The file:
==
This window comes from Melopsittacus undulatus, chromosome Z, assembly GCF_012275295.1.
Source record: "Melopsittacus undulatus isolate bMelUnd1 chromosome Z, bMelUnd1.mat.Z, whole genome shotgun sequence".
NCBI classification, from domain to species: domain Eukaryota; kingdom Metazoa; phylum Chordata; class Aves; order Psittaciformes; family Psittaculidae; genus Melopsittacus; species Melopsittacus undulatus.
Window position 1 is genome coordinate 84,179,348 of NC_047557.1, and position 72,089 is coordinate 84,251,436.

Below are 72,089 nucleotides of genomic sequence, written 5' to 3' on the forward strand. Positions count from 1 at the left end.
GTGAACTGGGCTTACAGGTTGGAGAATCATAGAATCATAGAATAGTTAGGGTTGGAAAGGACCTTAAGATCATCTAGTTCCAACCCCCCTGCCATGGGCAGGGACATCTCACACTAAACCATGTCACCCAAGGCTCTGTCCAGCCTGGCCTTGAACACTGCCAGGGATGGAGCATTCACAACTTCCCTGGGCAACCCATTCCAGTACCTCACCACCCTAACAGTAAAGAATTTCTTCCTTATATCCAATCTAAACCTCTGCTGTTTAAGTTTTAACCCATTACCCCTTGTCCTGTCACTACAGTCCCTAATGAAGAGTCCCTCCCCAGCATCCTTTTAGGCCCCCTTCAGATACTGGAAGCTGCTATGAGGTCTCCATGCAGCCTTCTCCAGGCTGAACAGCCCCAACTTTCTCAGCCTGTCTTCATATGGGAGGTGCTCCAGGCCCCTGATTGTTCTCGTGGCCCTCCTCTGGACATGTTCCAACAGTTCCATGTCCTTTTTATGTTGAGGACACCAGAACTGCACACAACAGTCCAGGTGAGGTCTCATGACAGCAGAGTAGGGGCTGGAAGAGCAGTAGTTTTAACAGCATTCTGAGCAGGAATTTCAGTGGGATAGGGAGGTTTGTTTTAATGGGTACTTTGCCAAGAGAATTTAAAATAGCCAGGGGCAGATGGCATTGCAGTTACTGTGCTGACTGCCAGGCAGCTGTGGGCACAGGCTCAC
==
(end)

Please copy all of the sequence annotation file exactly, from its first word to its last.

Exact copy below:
This window comes from Melopsittacus undulatus, chromosome Z, assembly GCF_012275295.1.
Source record: "Melopsittacus undulatus isolate bMelUnd1 chromosome Z, bMelUnd1.mat.Z, whole genome shotgun sequence".
NCBI classification, from domain to species: domain Eukaryota; kingdom Metazoa; phylum Chordata; class Aves; order Psittaciformes; family Psittaculidae; genus Melopsittacus; species Melopsittacus undulatus.
Window position 1 is genome coordinate 84,179,348 of NC_047557.1, and position 72,089 is coordinate 84,251,436.

Below are 72,089 nucleotides of genomic sequence, written 5' to 3' on the forward strand. Positions count from 1 at the left end.
GTGAACTGGGCTTACAGGTTGGAGAATCATAGAATCATAGAATAGTTAGGGTTGGAAAGGACCTTAAGATCATCTAGTTCCAACCCCCCTGCCATGGGCAGGGACATCTCACACTAAACCATGTCACCCAAGGCTCTGTCCAGCCTGGCCTTGAACACTGCCAGGGATGGAGCATTCACAACTTCCCTGGGCAACCCATTCCAGTACCTCACCACCCTAACAGTAAAGAATTTCTTCCTTATATCCAATCTAAACCTCTGCTGTTTAAGTTTTAACCCATTACCCCTTGTCCTGTCACTACAGTCCCTAATGAAGAGTCCCTCCCCAGCATCCTTTTAGGCCCCCTTCAGATACTGGAAGCTGCTATGAGGTCTCCATGCAGCCTTCTCCAGGCTGAACAGCCCCAACTTTCTCAGCCTGTCTTCATATGGGAGGTGCTCCAGGCCCCTGATTGTTCTCGTGGCCCTCCTCTGGACATGTTCCAACAGTTCCATGTCCTTTTTATGTTGAGGACACCAGAACTGCACACAACAGTCCAGGTGAGGTCTCATGACAGCAGAGTAGGGGCTGGAAGAGCAGTAGTTTTAACAGCATTCTGAGCAGGAATTTCAGTGGGATAGGGAGGTTTGTTTTAATGGGTACTTTGCCAAGAGAATTTAAAATAGCCAGGGGCAGATGGCATTGCAGTTACTGTGCTGACTGCCAGGCAGCTGTGGGCACAGGCTCAC